Why Your Business Needs A Second Growth Engine
Because, “What got you here won’t get you there.”
If I had a nickel for every time I’ve heard that phrase during my tenure in business, I could retire early.
But the old adage is more relevant today than ever. With new technologies undercutting businesses and disrupting industries at every turn, CEOs have their head on a swivel. They have correctly interpreted the business landscape as being unstable, and wonder if they, too, are destined for obsolescence.
In a survey of chief executives from around the world, the Harvard Business Review found that:
65% of the CEOs predicted total competitor turnover within 5-7 years.
63% said that new competitors with new business models would pose a major threat to their firms’ core business.
The stakes are high, and the fear is palpable. But what’s the solution? Leaders must
learn to play offense and be prepared to quickly shift strategies if necessary. And, as past recessions have shown us, instability provides opportunity for growth.
To survive volatility, companies with healthy core businesses must learn the art of building a large, second core that can sustain them should the main core fail. This second core will serve as insurance and a safety-net, but more importantly, as a mechanism for growth. The Harvard Business Review dubs this second core “engine two.”
There are currently three archetypes of successful growth engine twos:
A next-generation evolution of the core business (e.g., Netflix moving from DVD rentals to streaming).
Entering a fast-growing adjacency, drawing on the strengths of the original core and investing enough resources so it can stand on its own. (For example, when Schneider Electric added software and services as a separate, but supportive business to their original core of providing electrical equipment).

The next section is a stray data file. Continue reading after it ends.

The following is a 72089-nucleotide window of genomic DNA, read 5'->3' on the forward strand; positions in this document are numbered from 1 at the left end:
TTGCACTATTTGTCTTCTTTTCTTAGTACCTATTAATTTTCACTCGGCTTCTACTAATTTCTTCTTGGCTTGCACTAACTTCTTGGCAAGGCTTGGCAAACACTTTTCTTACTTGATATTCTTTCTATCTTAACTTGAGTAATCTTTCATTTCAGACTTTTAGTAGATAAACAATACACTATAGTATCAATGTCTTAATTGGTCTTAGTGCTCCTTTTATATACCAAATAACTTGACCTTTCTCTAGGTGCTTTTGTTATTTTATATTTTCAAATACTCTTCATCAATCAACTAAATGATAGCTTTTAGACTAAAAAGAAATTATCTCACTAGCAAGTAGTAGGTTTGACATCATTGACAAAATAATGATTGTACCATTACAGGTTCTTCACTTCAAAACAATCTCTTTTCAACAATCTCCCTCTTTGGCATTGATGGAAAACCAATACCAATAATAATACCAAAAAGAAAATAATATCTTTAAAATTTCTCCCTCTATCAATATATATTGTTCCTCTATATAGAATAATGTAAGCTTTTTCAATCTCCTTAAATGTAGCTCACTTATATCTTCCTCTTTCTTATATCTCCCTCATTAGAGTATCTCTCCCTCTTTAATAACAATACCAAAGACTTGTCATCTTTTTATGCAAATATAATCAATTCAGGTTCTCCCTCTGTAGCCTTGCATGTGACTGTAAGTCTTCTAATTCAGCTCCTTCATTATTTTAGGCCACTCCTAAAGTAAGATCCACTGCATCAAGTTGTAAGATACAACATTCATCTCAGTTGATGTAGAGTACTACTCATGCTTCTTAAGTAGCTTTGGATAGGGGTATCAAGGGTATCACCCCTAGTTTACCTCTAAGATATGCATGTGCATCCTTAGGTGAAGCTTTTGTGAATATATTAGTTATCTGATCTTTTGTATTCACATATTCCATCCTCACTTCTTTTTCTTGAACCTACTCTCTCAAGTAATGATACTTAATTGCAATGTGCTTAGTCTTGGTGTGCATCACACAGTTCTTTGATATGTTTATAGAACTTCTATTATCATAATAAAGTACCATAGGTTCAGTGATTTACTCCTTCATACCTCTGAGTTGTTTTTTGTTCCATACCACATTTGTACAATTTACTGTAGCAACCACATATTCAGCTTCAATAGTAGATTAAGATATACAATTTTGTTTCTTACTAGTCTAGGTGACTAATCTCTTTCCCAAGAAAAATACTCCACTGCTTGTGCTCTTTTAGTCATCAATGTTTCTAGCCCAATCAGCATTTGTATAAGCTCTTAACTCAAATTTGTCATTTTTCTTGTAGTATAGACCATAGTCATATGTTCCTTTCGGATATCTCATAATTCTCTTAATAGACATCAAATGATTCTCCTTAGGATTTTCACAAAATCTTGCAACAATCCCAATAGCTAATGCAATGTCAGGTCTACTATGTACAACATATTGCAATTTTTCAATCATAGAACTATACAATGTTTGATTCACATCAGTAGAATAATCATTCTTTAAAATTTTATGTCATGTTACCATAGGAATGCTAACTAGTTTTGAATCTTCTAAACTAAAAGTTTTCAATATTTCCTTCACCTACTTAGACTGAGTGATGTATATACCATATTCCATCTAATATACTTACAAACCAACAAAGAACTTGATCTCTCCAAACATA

Building or buying a business totally separate from the core (as synthetic-fiber producer Reliance did when they expanded into oil and gas).
An engine two shouldn’t be confused with adjacency. Adjacency encompasses new geographies, products, and customer segments that are inherently tied to the main core. Engine twos may support the main core, but they wield enough strength to power the business on their own.
From 2008 to 2018, as much as one-third of the growth in the market value of large public companies could be traced to their engine twos. So what does that mean for leaders and executives? It means if they don’t want to get left behind, they need to start conceptualizing a viable engine two and begin channeling energy toward its development.
To begin conceptualizing a possible engine two, companies will need to identify markets with expanding profit pools, determine their differentiation factors, and instill an entrepreneurial mindset in the new business while harnessing the skills and assets of the original core.
It takes sustained, dedicated effort to build a second growth engine. But carving out stability in an unpredictable business landscape is well worth it.
Another old adage: You have to crawl before you can walk. Your engine two won’t be successful unless your core business is a healthy, reliable source of resources and revenue. Make sure your core business is powerful enough to ride the wave into new markets and new growth.
Are You In Position To Build a Growth Engine Two?
In the face of an ever-changing market, constant technological disruption, and intense competition for internal and external customers, having a second engine for growth is more important than ever.
We use the Value Builder System™ as a platform and toolkit to assess your business and determine what may be holding you back, while also pinpointing the most valuable assets your company has at its disposal. This information is invaluable for determining which engine two archetype will fit into your current business model.
Take 10 minutes to complete the Value Builder Questionnaire and join over 65,000 business owners who have used this score to move their companies further, faster.